Gov. Peter Shumlin on Friday announced contingency plans for a federal government takeover of the state's troubled health insurance exchange and an alternative hybrid federal-state system.
Vermont Health Connect still isn't meeting its goals, and if it doesn't meet two key ones in the coming months, Vermont could scale back its handling of the project in favor of the federal government, Shumlin said. Those goals include:
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— Allowing consumers by the end of May to use the exchange website to record changes in circumstance, such as a new job, marriage, divorce or the birth of a child. Vermont Health Connect staffers currently have to take such change requests manually, usually over the phone.
— Being ready for a smooth open enrollment period beginning Nov. 1 for the 2016 coverage year.
The announcement comes nearly 18 months after the glitch-ridden rollout of Vermont Health Connect set up as the state-run exchange under the federal Affordable Care Act.
Shumlin said he's been getting one basic question: "What happens, Governor, if all of your expectations that it works don't get delivered? What's your plan?"
He said he would ask lawmakers to pass a bill laying out the contingency plans "so everybody can tell their constituents what we would do in the event of disappointment from our contractors."
After technical failures and security breaches in the early months of a system launched Oct. 1, 2013, the state switched contractors last summer. Both Shumlin and Lawrence Miller, director of Vermont's health reform program, said the current vendor, Optum, has been meeting contracted milestones since then, often early and under budget. They said they are confident the pattern will continue.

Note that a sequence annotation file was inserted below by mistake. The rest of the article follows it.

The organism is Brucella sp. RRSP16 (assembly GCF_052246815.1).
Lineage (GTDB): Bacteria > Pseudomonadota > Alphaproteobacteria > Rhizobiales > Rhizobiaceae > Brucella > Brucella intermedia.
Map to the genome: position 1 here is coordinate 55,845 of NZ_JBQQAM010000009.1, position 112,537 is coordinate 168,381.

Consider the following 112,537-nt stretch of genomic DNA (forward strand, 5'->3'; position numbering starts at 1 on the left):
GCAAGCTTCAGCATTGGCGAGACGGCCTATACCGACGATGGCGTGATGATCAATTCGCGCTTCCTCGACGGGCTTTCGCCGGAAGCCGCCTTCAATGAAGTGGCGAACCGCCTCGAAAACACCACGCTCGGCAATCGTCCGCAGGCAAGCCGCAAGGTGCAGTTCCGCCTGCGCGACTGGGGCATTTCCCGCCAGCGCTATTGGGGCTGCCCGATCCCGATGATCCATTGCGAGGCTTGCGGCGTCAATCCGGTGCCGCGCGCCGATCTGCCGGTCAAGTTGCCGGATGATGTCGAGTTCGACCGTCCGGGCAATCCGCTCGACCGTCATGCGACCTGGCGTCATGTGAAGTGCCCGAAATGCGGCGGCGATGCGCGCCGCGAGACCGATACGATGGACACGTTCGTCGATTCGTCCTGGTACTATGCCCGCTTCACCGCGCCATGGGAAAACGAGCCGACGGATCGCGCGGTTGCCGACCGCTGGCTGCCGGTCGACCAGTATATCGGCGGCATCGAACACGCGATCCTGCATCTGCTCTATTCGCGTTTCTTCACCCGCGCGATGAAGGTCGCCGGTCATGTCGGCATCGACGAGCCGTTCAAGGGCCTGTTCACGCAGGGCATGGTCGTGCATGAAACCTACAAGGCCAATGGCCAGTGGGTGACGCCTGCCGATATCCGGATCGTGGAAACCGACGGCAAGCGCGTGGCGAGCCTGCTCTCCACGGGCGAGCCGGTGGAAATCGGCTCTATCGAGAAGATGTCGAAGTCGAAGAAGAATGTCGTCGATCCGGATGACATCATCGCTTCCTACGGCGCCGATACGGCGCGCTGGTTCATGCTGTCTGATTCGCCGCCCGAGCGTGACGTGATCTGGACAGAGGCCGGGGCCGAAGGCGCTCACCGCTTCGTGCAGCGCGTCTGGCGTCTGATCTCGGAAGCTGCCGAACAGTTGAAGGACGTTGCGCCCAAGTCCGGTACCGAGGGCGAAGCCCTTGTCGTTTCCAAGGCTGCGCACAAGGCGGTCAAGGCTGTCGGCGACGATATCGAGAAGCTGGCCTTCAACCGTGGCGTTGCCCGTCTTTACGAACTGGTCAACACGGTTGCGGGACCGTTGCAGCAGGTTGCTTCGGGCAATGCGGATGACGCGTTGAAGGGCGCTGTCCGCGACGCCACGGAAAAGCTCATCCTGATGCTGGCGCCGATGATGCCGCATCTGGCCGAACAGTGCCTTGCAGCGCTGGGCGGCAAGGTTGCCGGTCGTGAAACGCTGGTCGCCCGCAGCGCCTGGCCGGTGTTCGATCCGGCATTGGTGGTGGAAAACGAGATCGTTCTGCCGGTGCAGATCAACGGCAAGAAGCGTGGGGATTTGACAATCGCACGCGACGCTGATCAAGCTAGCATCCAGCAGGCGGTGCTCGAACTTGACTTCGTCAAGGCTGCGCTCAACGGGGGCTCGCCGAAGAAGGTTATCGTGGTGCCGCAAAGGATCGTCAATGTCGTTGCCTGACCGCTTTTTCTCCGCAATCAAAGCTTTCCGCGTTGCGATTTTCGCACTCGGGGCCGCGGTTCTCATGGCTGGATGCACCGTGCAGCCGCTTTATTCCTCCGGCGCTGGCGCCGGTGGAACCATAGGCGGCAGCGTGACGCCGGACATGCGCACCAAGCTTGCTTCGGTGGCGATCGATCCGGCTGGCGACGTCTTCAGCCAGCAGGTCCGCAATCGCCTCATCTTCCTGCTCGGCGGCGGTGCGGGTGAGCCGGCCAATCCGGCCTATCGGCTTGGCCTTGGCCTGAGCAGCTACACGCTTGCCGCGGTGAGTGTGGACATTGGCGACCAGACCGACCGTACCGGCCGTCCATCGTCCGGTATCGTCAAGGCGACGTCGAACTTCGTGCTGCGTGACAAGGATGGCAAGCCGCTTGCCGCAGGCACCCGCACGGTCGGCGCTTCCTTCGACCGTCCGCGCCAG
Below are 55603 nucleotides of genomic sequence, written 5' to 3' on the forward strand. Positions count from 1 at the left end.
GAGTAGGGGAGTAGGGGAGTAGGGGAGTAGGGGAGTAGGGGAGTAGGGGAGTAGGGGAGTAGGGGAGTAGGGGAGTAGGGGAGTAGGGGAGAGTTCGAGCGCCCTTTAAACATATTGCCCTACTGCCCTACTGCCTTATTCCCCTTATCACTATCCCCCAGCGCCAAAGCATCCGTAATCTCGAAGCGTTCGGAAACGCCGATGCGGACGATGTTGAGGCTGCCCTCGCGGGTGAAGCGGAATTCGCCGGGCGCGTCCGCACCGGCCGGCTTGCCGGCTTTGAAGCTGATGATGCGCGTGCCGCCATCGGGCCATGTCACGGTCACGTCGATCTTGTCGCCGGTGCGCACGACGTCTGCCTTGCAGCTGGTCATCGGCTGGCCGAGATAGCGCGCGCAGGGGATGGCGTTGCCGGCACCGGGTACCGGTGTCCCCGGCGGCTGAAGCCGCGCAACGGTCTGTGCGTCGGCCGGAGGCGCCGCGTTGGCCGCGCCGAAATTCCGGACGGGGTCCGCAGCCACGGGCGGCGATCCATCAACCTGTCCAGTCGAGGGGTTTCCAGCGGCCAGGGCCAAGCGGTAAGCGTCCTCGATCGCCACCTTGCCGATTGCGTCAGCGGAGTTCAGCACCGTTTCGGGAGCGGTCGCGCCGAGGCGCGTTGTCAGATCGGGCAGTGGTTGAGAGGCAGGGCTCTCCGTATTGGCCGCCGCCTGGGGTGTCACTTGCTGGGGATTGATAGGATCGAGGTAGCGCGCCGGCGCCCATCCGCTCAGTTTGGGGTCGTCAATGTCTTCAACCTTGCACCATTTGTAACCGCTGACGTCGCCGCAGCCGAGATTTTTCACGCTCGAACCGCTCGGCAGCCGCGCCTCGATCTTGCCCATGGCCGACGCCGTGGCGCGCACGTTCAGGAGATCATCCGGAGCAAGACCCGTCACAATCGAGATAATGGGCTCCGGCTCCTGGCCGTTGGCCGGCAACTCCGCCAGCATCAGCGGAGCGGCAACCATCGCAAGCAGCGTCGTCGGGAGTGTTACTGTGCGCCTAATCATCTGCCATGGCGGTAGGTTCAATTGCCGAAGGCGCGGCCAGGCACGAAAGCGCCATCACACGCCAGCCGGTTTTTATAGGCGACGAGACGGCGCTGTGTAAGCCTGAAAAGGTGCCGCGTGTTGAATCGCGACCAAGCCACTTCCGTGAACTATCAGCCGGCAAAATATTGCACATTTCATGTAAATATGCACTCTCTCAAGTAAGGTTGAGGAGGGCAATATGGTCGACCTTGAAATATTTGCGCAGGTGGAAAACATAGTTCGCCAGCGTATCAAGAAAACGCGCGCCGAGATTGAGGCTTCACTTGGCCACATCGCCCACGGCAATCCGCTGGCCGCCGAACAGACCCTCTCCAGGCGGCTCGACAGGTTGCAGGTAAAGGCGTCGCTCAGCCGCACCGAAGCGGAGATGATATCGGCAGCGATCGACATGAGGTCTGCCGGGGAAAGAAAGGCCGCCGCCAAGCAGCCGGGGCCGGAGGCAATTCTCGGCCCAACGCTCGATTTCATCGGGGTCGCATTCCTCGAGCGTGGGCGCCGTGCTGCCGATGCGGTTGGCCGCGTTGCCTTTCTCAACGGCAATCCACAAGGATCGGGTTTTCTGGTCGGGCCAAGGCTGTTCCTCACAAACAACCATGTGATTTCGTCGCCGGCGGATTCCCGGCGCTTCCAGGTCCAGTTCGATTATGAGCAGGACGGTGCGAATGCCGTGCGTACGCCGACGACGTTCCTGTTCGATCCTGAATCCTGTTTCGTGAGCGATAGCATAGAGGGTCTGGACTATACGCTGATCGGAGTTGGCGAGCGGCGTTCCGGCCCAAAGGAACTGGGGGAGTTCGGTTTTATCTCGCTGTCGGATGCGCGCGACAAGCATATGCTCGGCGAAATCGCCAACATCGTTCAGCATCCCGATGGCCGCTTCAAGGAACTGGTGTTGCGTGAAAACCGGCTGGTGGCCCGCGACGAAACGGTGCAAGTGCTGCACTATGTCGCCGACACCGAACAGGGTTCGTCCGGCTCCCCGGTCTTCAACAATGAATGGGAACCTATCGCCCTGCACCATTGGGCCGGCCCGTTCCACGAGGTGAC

But they also acknowledged widespread skepticism and said they have determined the state should have a backup plan or plans.
They said the state could go one of two routes if it determines that Vermont Health Connect has failed: It could seek to fold Vermont into the federal exchange, or it could seek to set up a hybrid federally supported state exchange.
Republican lawmakers, particularly in the Vermont House, have been calling for months for the state to give up its exchange and fold it into the federal one, healthcare.gov. Both Shumlin and Miller said Friday it continues to be their strong preference not to do that.
One reason is that it would put in jeopardy state subsidies for consumers buying health insurance through the exchange that are coupled with federal tax credits available nationwide. Miller said if the state wants to continue with its subsidies, it will have to set up a new, separate program to do so.
While the state struggles to implement Vermont Health Connect, the federal program could be thrown into disarray by a U.S. Supreme Court decision due out by June. The court has been asked to declare federal subsidies through such an exchange illegal. Vermont received more than $50 million in federal subsidies for people buying insurance through Vermont Health Connect last year.